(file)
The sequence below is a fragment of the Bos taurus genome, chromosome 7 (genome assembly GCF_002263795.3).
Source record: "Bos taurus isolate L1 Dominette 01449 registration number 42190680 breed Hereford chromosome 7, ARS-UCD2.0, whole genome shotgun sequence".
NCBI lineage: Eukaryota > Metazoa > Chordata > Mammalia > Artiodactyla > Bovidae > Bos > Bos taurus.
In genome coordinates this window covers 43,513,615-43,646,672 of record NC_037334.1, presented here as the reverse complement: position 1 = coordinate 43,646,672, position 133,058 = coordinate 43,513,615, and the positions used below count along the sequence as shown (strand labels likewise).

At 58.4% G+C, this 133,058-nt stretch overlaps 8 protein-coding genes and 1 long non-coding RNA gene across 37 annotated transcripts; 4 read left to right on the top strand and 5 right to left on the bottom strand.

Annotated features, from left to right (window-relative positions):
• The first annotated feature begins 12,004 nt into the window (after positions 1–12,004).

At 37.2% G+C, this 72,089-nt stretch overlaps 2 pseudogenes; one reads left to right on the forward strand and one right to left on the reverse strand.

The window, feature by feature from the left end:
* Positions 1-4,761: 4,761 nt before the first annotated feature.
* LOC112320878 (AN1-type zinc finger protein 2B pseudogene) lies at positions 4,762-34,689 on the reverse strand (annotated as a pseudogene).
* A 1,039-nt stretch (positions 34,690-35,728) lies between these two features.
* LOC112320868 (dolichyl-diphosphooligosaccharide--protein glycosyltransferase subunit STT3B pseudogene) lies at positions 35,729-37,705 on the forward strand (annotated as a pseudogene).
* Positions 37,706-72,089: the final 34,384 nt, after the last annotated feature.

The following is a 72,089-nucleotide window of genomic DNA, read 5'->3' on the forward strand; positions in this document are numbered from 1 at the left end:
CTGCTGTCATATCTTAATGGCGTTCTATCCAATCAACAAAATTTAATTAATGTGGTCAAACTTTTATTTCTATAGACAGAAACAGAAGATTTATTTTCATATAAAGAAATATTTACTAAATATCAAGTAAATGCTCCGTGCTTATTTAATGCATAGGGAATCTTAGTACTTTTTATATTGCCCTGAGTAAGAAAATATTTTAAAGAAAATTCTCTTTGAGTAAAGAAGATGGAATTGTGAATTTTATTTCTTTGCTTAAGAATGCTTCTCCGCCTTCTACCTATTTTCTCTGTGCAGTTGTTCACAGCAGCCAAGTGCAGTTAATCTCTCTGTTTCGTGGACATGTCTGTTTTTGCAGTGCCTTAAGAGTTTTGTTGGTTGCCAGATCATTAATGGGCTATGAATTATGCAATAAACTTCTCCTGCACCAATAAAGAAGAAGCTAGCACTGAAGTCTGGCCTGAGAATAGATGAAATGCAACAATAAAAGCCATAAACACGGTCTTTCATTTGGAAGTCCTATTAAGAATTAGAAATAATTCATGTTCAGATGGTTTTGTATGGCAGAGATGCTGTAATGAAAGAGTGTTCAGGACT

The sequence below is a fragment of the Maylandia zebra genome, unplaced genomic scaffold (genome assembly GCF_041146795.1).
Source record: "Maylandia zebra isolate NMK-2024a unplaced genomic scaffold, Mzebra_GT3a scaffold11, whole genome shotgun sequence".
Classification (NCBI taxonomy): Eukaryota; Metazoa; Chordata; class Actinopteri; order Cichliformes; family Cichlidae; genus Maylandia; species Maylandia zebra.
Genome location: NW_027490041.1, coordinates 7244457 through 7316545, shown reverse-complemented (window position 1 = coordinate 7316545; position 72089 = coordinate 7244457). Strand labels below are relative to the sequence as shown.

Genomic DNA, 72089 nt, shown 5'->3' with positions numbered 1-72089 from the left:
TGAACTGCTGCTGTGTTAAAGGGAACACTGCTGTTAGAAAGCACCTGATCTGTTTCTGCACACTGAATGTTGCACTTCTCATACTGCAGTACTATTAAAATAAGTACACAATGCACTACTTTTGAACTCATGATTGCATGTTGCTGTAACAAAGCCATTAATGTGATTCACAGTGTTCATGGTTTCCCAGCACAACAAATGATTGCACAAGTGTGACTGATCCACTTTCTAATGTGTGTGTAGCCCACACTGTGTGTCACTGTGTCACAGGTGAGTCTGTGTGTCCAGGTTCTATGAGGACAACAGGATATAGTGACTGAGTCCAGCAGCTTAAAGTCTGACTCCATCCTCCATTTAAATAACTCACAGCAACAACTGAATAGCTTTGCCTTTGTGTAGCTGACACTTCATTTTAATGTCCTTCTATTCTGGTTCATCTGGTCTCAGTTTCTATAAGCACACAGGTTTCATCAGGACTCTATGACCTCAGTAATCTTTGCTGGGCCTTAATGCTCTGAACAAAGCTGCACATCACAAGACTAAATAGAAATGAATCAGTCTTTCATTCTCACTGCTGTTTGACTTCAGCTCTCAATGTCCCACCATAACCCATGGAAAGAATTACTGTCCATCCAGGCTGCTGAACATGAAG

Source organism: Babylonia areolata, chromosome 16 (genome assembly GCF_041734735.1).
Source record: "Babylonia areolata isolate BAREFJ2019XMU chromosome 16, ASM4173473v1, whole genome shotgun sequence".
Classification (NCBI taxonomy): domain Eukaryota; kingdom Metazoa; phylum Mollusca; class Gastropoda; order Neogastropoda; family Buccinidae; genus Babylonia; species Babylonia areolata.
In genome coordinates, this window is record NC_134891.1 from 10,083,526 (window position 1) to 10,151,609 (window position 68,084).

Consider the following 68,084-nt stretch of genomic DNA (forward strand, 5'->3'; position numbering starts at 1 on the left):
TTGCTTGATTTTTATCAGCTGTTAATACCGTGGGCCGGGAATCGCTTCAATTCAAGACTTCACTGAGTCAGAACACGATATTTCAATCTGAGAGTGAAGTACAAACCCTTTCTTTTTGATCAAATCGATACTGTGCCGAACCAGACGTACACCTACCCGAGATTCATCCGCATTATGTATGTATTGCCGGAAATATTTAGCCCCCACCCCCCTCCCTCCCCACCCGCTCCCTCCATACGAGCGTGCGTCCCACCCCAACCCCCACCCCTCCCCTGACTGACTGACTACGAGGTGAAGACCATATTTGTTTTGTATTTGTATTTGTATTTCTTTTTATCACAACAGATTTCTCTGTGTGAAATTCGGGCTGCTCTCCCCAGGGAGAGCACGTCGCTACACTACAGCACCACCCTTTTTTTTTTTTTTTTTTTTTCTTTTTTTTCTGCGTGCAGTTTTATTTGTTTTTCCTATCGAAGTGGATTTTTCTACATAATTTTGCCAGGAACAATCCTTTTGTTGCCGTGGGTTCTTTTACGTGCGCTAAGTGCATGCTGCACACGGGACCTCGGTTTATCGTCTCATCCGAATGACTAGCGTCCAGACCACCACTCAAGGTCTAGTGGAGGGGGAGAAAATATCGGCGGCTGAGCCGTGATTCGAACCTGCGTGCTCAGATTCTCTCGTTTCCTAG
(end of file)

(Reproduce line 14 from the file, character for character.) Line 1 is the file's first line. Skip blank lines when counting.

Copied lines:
* Positions 37,706-72,089: the final 34,384 nt, after the last annotated feature.